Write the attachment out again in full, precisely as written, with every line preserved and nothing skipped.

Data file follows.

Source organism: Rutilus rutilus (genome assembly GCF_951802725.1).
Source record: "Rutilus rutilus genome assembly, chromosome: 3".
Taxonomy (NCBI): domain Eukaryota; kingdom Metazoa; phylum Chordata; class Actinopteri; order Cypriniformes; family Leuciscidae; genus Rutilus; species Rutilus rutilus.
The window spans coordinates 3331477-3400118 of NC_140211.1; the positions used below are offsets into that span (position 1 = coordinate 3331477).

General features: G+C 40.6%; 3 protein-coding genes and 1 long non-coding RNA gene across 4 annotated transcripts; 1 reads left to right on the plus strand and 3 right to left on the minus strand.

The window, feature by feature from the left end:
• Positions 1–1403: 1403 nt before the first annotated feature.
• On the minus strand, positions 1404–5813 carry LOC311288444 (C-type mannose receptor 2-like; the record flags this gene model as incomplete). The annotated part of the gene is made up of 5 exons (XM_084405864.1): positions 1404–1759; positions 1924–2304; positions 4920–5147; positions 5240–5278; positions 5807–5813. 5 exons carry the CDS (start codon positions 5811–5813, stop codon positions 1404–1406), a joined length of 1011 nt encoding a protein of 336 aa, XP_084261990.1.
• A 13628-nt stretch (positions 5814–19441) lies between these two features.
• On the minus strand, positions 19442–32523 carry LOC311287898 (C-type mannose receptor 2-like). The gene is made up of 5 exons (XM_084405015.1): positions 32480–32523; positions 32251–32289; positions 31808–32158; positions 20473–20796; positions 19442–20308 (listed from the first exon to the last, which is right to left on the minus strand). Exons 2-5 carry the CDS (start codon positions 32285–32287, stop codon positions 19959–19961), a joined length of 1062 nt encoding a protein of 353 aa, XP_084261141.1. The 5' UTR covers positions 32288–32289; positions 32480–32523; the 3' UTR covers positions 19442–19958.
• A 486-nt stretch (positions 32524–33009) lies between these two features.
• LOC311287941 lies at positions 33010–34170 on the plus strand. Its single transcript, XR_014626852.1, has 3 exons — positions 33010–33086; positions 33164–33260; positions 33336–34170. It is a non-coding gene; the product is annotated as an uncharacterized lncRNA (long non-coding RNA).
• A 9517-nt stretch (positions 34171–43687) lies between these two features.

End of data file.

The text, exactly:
Source organism: Rutilus rutilus (genome assembly GCF_951802725.1).
Source record: "Rutilus rutilus genome assembly, chromosome: 3".
Taxonomy (NCBI): domain Eukaryota; kingdom Metazoa; phylum Chordata; class Actinopteri; order Cypriniformes; family Leuciscidae; genus Rutilus; species Rutilus rutilus.
The window spans coordinates 3331477-3400118 of NC_140211.1; the positions used below are offsets into that span (position 1 = coordinate 3331477).

General features: G+C 40.6%; 3 protein-coding genes and 1 long non-coding RNA gene across 4 annotated transcripts; 1 reads left to right on the plus strand and 3 right to left on the minus strand.

The window, feature by feature from the left end:
• Positions 1–1403: 1403 nt before the first annotated feature.
• On the minus strand, positions 1404–5813 carry LOC311288444 (C-type mannose receptor 2-like; the record flags this gene model as incomplete). The annotated part of the gene is made up of 5 exons (XM_084405864.1): positions 1404–1759; positions 1924–2304; positions 4920–5147; positions 5240–5278; positions 5807–5813. 5 exons carry the CDS (start codon positions 5811–5813, stop codon positions 1404–1406), a joined length of 1011 nt encoding a protein of 336 aa, XP_084261990.1.
• A 13628-nt stretch (positions 5814–19441) lies between these two features.
• On the minus strand, positions 19442–32523 carry LOC311287898 (C-type mannose receptor 2-like). The gene is made up of 5 exons (XM_084405015.1): positions 32480–32523; positions 32251–32289; positions 31808–32158; positions 20473–20796; positions 19442–20308 (listed from the first exon to the last, which is right to left on the minus strand). Exons 2-5 carry the CDS (start codon positions 32285–32287, stop codon positions 19959–19961), a joined length of 1062 nt encoding a protein of 353 aa, XP_084261141.1. The 5' UTR covers positions 32288–32289; positions 32480–32523; the 3' UTR covers positions 19442–19958.
• A 486-nt stretch (positions 32524–33009) lies between these two features.
• LOC311287941 lies at positions 33010–34170 on the plus strand. Its single transcript, XR_014626852.1, has 3 exons — positions 33010–33086; positions 33164–33260; positions 33336–34170. It is a non-coding gene; the product is annotated as an uncharacterized lncRNA (long non-coding RNA).
• A 9517-nt stretch (positions 34171–43687) lies between these two features.